Class Actions: T-Mobile's Mandatory Arbitration Clause Ruled "Unconscionable"

A class action lawsuit can proceed in Washington after the Ninth U.S. Circuit Court of Appeals ruled T-Mobile’s mandatory binding arbitration clause “unconscionable and unenforceable under Washington state law.”

From the Seattle Post-Intelligencer:

T-Mobile customers Kathleen Lowden and John Mahowald sued T-Mobile in King County Superior Court in 2005, alleging that the wireless carrier wrongly charged them for roaming, long distance, night-time and other fees that should have been free. They said T-Mobile also levied other charges, such as “a universal service fund fee,” that weren’t advertised.

T-Mobile removed the case to federal district court and tried to compel mandatory arbitration, noting that the consumers had signed a contract agreeing to resolve their disputes in this manner.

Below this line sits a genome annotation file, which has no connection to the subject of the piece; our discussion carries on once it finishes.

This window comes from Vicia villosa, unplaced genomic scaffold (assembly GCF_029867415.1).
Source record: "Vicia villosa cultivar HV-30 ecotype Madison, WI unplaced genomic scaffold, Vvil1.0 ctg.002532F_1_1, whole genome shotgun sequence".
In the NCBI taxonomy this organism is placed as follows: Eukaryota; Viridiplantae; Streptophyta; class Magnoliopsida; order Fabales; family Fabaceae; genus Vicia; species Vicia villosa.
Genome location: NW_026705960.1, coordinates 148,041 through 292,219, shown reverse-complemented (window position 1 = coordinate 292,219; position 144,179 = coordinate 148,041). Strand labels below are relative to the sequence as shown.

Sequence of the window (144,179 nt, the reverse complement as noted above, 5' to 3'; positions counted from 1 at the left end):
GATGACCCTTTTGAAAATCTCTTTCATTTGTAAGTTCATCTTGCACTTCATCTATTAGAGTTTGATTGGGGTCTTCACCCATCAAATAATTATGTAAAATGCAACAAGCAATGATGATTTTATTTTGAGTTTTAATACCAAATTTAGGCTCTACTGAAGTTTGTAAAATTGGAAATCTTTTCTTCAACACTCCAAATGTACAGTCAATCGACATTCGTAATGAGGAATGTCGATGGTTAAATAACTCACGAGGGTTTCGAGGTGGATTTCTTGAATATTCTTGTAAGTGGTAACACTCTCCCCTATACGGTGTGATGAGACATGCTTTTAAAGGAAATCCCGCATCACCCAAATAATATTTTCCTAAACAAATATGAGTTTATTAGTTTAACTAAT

This isn’t the first time Ninth Circuit Court of Appeals has ruled in favor of consumers on this issue. Last year a class action involving Cingular was allowed to proceed when that company’s “class action waiver” was ruled unconscionable.

T-Mobile customers can sue, court rules [Seattle P-I]
Opinion by Judge Gould (PDF)

Want more consumer news? Visit our parent organization, Consumer Reports, for the latest on scams, recalls, and other consumer issues.